Bounce Rate Revisited: How It Applies To The New Buyer Journey

bounce-rate-marketing-living-edge-road-traveledThere are a lot of differing opinions about bounce rate:  The factor assigned to the duration of an individual’s visit to a particular website. The general consensus is that VERY low or VERY high bounce rates are bad and that optimally, bounce rate targets should be set, based on industry, between 40%-60%. I’m not disputing whether organizations like 21Handshake are right or wrong. I’m simply asking if it’s not time to revisit bounce rate guidelines now that so many functions of business and industry can be segmented into molecule-sized units.    

BOUNCE RATE ASSESSMENT IN A RETAIL SALES ENVIRONMENT

I’m not a fan of shopping.  In fact, I prefer to spend as little time doing it as possible.  When I need something, the first place I look is online—either at branded websites or on Amazon.  If I MUST go to a store to touch or try on something, I know EXACTLY what I’m looking for and make a beeline to that department.  I’ve gone through the selection process before ever leaving home.  All that’s left is FINDING AND PURCHASING THE ITEM  THAT’S IN MY HEAD.

If a bounce rate could be assigned to that shopping experience, what would it be?  70%?  80%? 90?  Based on what you learned about me as a CONSUMER, where would the bounce rate fall on a scale from low to high? How many consumers do you think likely share the same attitude?

A good friend, Nick Westergaard, wrote a BRILLIANT post a few years ago called “The Age of Interruption Is Over“.  It describes the opposite scenario—where a high bounce rate is bad.  More importantly:  What causes it to be bad. How convenient, as holiday shopping season is right around the corner!  In Nick’s post, the only bounce rate is the one in which those mall doors are BOUNCING OFF THE HINGES!  

BUSINESS TRANSACTIONS VERSUS COMMUNITY ENGAGEMENT

If money were not a concern, how many people prefer to spend time engaging with community members instead of transacting business? In other words, would most people prefer the recreational weekend activities or working in their offices?

The answer is obvious unless you have a career that allows you to work like you’re on vacation.  Here’s the quandary:  The purpose of marketing has always been to distract consumers and keep them in the buying environment/mindset.  Why are so many displays set up in retail environments?  Why are people staffed at mall kiosks handing out “free samples” to anyone who passes by, whether they want them or not?  To DISRUPT consumers.  This contradicts the objective of people like me who know what they need and want before they even leave the house—to get in and out as quickly as possible.  Why?  So I can spend MORE time engaging with members of my community that I want to be around.  For many people, this community is our family.

Wouldn’t it make more sense to set bounce rate targets for transactions as high as possible (85% or above) and bounce rates for community engagement targets as LOW as possible (15% or below), with anything in the middle considered NOISE?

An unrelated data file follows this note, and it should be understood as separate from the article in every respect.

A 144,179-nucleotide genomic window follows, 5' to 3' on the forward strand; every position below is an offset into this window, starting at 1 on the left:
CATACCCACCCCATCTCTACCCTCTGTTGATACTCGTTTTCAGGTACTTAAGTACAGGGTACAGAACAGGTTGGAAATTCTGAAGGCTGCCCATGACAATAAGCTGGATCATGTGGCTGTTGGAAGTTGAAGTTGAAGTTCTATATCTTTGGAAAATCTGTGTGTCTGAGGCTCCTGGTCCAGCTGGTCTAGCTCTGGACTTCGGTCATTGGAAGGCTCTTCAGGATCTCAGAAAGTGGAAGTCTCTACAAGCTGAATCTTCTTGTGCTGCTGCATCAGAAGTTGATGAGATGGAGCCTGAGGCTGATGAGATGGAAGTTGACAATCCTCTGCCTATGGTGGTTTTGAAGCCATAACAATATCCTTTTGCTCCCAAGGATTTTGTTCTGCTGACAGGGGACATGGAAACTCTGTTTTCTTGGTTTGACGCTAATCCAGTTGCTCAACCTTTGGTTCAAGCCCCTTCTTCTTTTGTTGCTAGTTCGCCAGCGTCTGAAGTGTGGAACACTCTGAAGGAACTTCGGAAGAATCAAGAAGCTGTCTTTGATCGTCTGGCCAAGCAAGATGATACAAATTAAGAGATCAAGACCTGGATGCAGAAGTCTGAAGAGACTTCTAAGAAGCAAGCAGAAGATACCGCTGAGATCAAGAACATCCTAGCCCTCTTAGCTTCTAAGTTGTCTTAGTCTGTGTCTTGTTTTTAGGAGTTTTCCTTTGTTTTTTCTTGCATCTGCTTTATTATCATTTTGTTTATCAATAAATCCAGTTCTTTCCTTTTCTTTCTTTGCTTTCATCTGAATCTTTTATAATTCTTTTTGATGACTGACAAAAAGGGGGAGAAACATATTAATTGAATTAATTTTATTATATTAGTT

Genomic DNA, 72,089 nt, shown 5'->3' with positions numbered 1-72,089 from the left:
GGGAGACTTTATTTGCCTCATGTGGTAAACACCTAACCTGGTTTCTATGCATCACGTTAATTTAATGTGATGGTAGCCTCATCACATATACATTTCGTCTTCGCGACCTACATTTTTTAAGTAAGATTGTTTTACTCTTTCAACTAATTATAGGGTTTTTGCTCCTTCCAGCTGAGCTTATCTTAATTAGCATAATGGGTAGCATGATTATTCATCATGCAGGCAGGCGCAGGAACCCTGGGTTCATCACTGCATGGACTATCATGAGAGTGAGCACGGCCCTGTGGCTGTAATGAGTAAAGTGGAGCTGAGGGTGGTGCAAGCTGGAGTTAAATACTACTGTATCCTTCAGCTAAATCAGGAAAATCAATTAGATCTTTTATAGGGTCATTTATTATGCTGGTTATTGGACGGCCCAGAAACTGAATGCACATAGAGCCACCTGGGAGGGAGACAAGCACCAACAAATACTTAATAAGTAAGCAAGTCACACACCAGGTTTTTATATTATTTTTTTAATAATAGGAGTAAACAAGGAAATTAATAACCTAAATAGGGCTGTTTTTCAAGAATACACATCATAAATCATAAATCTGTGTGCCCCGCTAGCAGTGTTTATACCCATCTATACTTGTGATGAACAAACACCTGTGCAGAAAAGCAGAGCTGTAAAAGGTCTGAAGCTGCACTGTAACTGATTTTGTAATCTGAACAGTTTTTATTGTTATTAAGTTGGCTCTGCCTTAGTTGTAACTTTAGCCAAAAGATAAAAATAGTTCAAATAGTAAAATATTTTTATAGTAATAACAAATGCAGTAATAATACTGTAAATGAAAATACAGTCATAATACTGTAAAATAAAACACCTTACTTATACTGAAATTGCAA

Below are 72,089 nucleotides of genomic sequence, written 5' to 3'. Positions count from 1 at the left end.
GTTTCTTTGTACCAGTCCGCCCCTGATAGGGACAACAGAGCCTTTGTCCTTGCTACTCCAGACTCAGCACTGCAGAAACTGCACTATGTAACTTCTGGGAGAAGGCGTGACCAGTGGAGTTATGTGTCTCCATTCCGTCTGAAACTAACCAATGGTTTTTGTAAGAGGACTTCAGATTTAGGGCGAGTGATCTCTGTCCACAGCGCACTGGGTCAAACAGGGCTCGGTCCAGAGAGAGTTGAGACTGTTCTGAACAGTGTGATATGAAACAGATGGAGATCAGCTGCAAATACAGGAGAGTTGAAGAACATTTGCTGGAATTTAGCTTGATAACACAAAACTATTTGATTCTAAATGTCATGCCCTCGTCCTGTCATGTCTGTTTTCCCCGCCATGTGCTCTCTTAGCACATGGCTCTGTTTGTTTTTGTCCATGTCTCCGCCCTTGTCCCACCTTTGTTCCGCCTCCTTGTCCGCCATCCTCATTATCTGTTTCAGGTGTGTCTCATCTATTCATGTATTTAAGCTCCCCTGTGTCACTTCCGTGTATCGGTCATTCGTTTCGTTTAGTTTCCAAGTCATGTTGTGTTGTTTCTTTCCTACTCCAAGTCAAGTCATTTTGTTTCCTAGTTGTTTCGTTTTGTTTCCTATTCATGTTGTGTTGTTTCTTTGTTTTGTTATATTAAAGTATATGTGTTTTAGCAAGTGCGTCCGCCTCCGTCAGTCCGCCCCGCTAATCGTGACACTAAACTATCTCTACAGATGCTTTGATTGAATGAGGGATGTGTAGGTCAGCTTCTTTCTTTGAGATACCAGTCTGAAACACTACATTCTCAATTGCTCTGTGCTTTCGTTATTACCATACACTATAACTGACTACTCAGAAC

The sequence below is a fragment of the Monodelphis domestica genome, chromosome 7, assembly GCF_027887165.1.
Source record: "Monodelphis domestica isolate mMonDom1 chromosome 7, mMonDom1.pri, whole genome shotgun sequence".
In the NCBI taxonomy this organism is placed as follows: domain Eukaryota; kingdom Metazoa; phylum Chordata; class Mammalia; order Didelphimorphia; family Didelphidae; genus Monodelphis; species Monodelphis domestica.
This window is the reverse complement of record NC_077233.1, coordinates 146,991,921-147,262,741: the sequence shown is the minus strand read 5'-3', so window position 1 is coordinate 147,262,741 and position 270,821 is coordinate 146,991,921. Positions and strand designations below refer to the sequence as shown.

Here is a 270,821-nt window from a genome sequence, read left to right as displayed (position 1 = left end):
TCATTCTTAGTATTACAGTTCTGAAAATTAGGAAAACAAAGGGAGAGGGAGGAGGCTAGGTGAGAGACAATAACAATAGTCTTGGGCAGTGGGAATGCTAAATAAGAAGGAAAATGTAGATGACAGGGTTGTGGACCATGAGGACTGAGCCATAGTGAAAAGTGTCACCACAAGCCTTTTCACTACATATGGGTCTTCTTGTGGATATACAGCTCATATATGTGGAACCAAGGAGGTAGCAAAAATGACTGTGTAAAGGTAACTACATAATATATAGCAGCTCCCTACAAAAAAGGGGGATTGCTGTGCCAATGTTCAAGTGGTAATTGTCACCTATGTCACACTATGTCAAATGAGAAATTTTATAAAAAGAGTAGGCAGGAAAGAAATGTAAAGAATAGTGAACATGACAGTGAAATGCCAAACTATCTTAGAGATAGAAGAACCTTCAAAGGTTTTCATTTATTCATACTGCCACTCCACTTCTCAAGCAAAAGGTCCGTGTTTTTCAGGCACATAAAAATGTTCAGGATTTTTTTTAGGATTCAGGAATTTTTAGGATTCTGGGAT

LIVING ON THE EDGE

We’re experiencing great change across a multitude of industries. Consumers are making purchase decisions before they ever leave the house, if they ever need to.  Most people say that others they know, like and trust influence their decisions more than branded store personnel. Yet businesses continue to try to influence purchase decisions using distractions to entice and convince consumers to consume.  I get it…that’s how a consumption-driven economy survives and thrives.  On the other hand, streamlining transaction processes (especially automated ones) would accomplish the same outcome.   HIGH bounce rates will reflect the efficiency of those processes.  Conversely, LOW bounce rates would reflect the effectiveness of relevant content stimulating deeper community engagement.  Wouldn’t the integration of these two strategies benefit all parties involved?

A great mentor once said to me:  “If you’re not living on the edge, you’re taking up too much space.”  His wisdom is quite relevant to this post. Many activities in the middle are generating a lot of noise. Breaking through has become extremely challenging, yet many insist on staying the course.

Perhaps it’s time to check the date on that map…

Artificial Intelligence and Its Impact on Jobs

jobs-marketing-future-change

Before we start yelling “the sky is falling!”, let’s ask ourselves what functions artificial intelligence will realistically be performing: Repetitive, mathematical, formatted jobs.  Jobs that make an 8-hour workday feel like a decade.  Instead of worrying about that robot taking your job, how about focusing on what technology CAN’T DO (yet)? Things like showing emotion or displaying empathy and sympathy are great places to start.  In fact, I’d make this your PERMANENT job description, no matter where you end up: 

TO PROVIDE EXCEPTIONAL HUMAN VALUE TO EVERY PAST, CURRENT, OR FUTURE CUSTOMER THAT COMES IN CONTACT WITH ANY BRAND I REPRESENT.  

If you don’t like your brand or the role you play within that brand’s organizational structure, AI is irrelevant.  It’s probably time to find a new place to land.  

Selective Integration

Nobody ever said change was easy, and it’s certainly not slowing down. What many fail to see is the forest through the trees.  In the paranoia surrounding AI, IoT, VR, AR, and robots,  one very important fact remains: People NEED each other.  People CRAVE human contact.  There are some interactions when machines could effectively replace humans, but a solid argument can be made that most people would still prefer a living, breathing soul to interact with, especially in times of stress or crisis.